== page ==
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There’s only one writing tip that matters: write a good story.
And that’s it! All an author has to do is to tell a good story.
But let’s be more practical for a moment—if you want to tell a good story where do you start? For me, the place to start is with a scene.
A scene is the basic building block for a story. Any story—a short, a novella, a novel, or a whole series—is just a collection of scenes. Of course, you need to right scenes in the right order, but writing a great scene is a start.
Writers are often told to start with short stories—I disagree. Start with a scene—done right, it’s a novel in miniature.
So what is a scene?
In short, a scene is a self-contained unit of story. It is not a unit of backstory. It is not a unit of world building. If a bunch of words do not move the story forward, then they fail as a scene.
Every scene needs several elements:
1. A beginning. The beginning of a scene is the status of the main character in the scene before anything happens. This status does not need to be spelt out—it will likely be obvious from the preceding scene(s).
2. A middle—more of this in a moment, but in essence, this is where stuff happens.
3. An end. The end is reached by default—it is the status of the scene character after the middle.
At the end of scene, a character should be in a different place from where he or she was at the beginning of the scene. But more significantly, the character should be incapable of returning to that beginning status.
The middle—the change—doesn’t need to be a big thing, but there needs to be an irrevocable change. So for instance, shooting a gun is not an irrevocable change. Shooting a person, however, is a step from which a character cannot return.
To take this point further, it’s not the action that matters, it’s the consequences. It’s not the fact that the character has pulled the trigger—it’s the fact that a bullet has hit a person that gives the act its significance.
Once the change has occurred—so in this example, once the bullet has hit the person—the scene should end. The scene doesn’t need to resolve the issue—it’s enough for us to know that a bullet was fired and it hit a person. As readers we don’t need to also know what happened to the person who was shot. The consequences of the action are for another scene.
Leaving unresolved matters (such as the consequences for the person who is shot) is generally be a good thing. These unresolved issues are what make a reader turn pages wondering what happened. However, a scene does need something to change for a character, and for that character to matter in the context of the whole story.
Leathan Wilkey has been hired to babysit Clementina, a seventeen-year-old whose rich daddy is going through a messy divorce and is over-compensating.
Leathan soon tires of her spending habits, her selfie obsession, and her social media preoccupation as his ward drags him from shop to boutique to jeweler, approaching each with the self-possession that comes from a lifetime of getting her own way and never once having to worry about money.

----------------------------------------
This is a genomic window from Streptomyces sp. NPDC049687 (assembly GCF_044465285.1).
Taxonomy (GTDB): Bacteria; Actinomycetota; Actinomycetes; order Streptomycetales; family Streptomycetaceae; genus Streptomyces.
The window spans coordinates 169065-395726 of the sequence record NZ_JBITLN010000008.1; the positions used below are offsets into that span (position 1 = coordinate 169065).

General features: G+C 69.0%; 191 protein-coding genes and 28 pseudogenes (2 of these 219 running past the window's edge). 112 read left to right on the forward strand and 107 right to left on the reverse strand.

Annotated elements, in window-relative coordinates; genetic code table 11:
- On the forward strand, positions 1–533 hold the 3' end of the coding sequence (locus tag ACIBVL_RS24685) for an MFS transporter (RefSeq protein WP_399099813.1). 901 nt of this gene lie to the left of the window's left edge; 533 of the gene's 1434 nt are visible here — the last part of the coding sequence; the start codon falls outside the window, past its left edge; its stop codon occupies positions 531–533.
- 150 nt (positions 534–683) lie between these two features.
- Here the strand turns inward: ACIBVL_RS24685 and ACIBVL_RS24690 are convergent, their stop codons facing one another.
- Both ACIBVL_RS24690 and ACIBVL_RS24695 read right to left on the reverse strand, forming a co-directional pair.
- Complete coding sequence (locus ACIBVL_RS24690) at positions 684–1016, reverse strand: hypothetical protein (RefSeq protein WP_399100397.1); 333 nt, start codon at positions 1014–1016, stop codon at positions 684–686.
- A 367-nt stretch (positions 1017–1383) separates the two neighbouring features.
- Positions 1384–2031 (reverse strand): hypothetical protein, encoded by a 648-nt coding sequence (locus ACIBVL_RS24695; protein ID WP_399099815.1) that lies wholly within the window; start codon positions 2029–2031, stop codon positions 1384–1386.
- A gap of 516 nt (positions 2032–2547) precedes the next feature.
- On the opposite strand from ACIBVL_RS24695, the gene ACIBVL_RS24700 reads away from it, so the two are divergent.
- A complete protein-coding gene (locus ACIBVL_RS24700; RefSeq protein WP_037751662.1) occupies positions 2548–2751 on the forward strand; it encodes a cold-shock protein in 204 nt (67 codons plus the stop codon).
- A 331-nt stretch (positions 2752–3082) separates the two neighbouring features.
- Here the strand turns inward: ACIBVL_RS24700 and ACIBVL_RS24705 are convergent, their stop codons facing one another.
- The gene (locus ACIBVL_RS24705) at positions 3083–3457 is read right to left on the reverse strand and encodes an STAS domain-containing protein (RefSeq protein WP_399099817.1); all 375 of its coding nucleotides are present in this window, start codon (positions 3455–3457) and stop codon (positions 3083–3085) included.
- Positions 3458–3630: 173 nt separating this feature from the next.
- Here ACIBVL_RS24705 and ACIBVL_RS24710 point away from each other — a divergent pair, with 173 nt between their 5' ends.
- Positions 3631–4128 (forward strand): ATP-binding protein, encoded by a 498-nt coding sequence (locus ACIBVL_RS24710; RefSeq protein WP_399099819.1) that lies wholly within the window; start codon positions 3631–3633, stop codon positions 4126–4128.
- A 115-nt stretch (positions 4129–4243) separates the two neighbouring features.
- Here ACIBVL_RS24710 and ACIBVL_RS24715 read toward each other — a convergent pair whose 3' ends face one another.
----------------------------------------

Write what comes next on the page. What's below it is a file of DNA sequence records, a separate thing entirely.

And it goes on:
But when Clementina snaps her fingers and her boyfriend doesn’t come running, something is up. He doesn’t appear because he’s been murdered.
When Leathan investigates, he finds that the boyfriend has no background and met Clementina through a connection made by daddy’s business partner.
Daddy’s business partner who has been slowly and progressively putting daddy in a vice, grabbing more of the business, and who is now menacing Clementina directly to manipulate daddy.
Enjoy an Excerpt:
Clementina was clearly offended.
Offended by my apparently uncouth utterance. Offended that I was not paying due reverence. Offended that I was thinking money, when I should be appreciating the art. Offended in the way that only a seventeen-year-old can be offended.
She was able simultaneously to be both a child and a world-weary adult. Neither of whom was accepting of my situation; both of whom were deeply saddened by my obvious circumstances.
She was saddened that I could live in a world like this.
Some people are saddened about famine in Africa. Some are saddened about wars or religious fundamentalists imposing their unyielding doctrines on populations, killing and mutilating children and innocent adults. Clementina was saddened and offended—on my behalf—that the world of jewelry and the exquisite pleasure of fine gems set in delicate pieces of lovingly shaped precious metal had been withheld from me.
She knew—as only one who had been indoctrinated into the secret society knew—that if I had been exposed to the world of bijouterie, then I would appreciate the treat that was waiting for me.
What she didn’t know was that I hated being patronized by seventeen-year-olds. Even if their father was paying me. Not that her father and I had actually done anything as tedious as agreeing a fee.
Or talking. Even on the phone.
About the Author:Simon Cann is the author of the Boniface, Montbretia Armstrong, and Leathan Wilkey series of books.
In addition to his fiction, Simon has written a range of music-related and business-related books, and has also worked as a ghostwriter.
Before turning full-time to writing, Simon spent nearly two decades as a management consultant, where his clients included aeronautical, pharmaceutical, defense, financial services, chemical, entertainment, and broadcasting companies.
He lives in London.